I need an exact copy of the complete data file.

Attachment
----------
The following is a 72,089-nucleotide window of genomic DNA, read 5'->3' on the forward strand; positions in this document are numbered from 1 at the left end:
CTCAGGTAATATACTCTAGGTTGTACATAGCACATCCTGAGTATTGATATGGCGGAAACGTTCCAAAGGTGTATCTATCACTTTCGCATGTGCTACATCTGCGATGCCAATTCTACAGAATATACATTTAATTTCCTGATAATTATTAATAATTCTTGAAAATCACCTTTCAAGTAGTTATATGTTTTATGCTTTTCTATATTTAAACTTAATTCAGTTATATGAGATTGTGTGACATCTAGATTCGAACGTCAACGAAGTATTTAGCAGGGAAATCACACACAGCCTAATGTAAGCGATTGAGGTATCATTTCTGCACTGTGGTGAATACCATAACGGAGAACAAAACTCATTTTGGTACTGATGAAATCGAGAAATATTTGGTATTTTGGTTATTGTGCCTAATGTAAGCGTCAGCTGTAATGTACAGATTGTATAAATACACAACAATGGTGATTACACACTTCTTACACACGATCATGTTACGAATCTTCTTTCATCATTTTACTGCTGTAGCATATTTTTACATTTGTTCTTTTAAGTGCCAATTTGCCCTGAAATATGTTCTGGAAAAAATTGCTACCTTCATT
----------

The following is a 72,089-nucleotide window of genomic DNA, read 5'->3' on the forward strand; positions in this document are numbered from 1 at the left end:
CTCAGGTAATATACTCTAGGTTGTACATAGCACATCCTGAGTATTGATATGGCGGAAACGTTCCAAAGGTGTATCTATCACTTTCGCATGTGCTACATCTGCGATGCCAATTCTACAGAATATACATTTAATTTCCTGATAATTATTAATAATTCTTGAAAATCACCTTTCAAGTAGTTATATGTTTTATGCTTTTCTATATTTAAACTTAATTCAGTTATATGAGATTGTGTGACATCTAGATTCGAACGTCAACGAAGTATTTAGCAGGGAAATCACACACAGCCTAATGTAAGCGATTGAGGTATCATTTCTGCACTGTGGTGAATACCATAACGGAGAACAAAACTCATTTTGGTACTGATGAAATCGAGAAATATTTGGTATTTTGGTTATTGTGCCTAATGTAAGCGTCAGCTGTAATGTACAGATTGTATAAATACACAACAATGGTGATTACACACTTCTTACACACGATCATGTTACGAATCTTCTTTCATCATTTTACTGCTGTAGCATATTTTTACATTTGTTCTTTTAAGTGCCAATTTGCCCTGAAATATGTTCTGGAAAAAATTGCTACCTTCATT